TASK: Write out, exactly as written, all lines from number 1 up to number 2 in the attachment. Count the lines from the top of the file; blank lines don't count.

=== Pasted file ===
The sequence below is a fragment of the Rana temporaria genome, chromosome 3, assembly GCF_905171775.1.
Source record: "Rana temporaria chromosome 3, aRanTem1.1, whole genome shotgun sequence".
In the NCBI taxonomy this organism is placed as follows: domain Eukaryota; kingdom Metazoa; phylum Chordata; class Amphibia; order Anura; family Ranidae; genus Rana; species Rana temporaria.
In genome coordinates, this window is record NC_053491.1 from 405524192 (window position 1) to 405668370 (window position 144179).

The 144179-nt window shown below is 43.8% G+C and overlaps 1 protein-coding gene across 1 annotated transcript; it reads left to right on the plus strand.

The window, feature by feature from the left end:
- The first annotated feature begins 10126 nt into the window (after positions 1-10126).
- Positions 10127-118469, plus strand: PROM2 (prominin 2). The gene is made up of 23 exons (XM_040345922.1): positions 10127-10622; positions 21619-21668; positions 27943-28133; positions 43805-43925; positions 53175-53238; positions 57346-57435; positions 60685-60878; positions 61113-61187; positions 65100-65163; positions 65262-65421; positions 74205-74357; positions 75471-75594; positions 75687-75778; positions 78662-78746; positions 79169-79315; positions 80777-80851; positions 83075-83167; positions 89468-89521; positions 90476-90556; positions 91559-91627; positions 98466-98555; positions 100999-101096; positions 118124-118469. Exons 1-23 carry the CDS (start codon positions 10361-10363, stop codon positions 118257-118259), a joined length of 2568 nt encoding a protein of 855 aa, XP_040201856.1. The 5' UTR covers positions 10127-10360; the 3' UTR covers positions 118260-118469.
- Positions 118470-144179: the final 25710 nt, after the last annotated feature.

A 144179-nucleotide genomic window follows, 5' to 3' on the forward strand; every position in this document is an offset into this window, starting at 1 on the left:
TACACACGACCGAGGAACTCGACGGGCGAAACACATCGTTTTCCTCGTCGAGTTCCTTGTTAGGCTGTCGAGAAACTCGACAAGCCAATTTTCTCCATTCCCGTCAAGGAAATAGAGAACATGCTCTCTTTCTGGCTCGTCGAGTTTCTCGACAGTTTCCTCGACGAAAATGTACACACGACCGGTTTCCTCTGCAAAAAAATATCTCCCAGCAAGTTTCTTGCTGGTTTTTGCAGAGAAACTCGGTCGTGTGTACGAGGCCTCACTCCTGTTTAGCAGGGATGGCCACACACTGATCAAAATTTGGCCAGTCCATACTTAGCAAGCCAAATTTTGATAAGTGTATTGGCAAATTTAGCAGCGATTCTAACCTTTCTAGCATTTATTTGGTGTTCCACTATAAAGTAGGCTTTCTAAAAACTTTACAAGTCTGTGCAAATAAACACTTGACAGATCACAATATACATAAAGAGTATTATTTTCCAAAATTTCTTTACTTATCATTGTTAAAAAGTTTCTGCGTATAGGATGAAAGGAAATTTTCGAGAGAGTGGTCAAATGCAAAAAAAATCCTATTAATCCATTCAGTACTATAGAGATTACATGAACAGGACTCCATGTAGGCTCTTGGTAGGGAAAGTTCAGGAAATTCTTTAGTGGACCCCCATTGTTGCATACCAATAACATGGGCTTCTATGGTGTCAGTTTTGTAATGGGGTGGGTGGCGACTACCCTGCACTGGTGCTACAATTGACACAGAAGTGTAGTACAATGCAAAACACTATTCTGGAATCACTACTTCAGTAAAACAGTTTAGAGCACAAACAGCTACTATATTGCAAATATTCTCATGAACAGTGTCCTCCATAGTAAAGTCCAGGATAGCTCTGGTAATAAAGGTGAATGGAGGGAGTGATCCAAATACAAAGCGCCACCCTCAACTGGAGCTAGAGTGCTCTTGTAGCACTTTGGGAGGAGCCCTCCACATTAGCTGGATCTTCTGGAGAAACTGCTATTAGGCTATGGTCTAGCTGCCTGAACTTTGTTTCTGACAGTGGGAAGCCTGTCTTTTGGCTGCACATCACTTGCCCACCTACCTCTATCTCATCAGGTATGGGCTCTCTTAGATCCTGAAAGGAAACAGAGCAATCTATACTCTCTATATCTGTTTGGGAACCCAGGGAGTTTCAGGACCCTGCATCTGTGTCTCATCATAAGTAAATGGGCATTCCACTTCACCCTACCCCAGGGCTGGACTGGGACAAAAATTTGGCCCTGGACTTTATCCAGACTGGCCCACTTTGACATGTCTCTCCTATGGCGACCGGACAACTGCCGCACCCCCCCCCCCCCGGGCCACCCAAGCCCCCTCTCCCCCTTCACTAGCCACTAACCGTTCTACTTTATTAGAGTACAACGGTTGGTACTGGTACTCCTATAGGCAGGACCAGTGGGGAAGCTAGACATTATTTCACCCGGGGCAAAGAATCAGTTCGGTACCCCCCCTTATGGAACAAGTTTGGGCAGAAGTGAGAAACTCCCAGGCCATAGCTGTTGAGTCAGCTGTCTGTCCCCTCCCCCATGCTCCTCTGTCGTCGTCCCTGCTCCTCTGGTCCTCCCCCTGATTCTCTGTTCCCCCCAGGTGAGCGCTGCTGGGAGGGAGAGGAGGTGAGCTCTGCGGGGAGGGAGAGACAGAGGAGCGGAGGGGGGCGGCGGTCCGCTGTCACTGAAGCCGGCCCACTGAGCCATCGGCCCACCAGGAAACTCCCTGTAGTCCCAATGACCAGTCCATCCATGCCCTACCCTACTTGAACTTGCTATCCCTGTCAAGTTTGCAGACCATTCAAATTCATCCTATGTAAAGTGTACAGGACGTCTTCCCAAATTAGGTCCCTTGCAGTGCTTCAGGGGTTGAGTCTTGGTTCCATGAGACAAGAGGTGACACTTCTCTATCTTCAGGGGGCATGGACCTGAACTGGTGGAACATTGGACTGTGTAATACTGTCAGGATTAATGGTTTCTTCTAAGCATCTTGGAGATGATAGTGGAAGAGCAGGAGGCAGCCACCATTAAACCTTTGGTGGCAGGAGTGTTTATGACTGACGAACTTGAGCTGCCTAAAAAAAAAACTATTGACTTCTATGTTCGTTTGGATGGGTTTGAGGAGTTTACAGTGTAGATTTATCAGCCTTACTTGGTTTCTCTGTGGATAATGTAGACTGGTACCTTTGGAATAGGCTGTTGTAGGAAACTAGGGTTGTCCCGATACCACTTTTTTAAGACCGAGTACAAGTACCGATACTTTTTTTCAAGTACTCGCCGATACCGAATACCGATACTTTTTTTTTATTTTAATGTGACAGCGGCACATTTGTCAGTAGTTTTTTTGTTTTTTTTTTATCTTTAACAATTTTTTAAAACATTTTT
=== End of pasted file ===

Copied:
The sequence below is a fragment of the Rana temporaria genome, chromosome 3, assembly GCF_905171775.1.
Source record: "Rana temporaria chromosome 3, aRanTem1.1, whole genome shotgun sequence".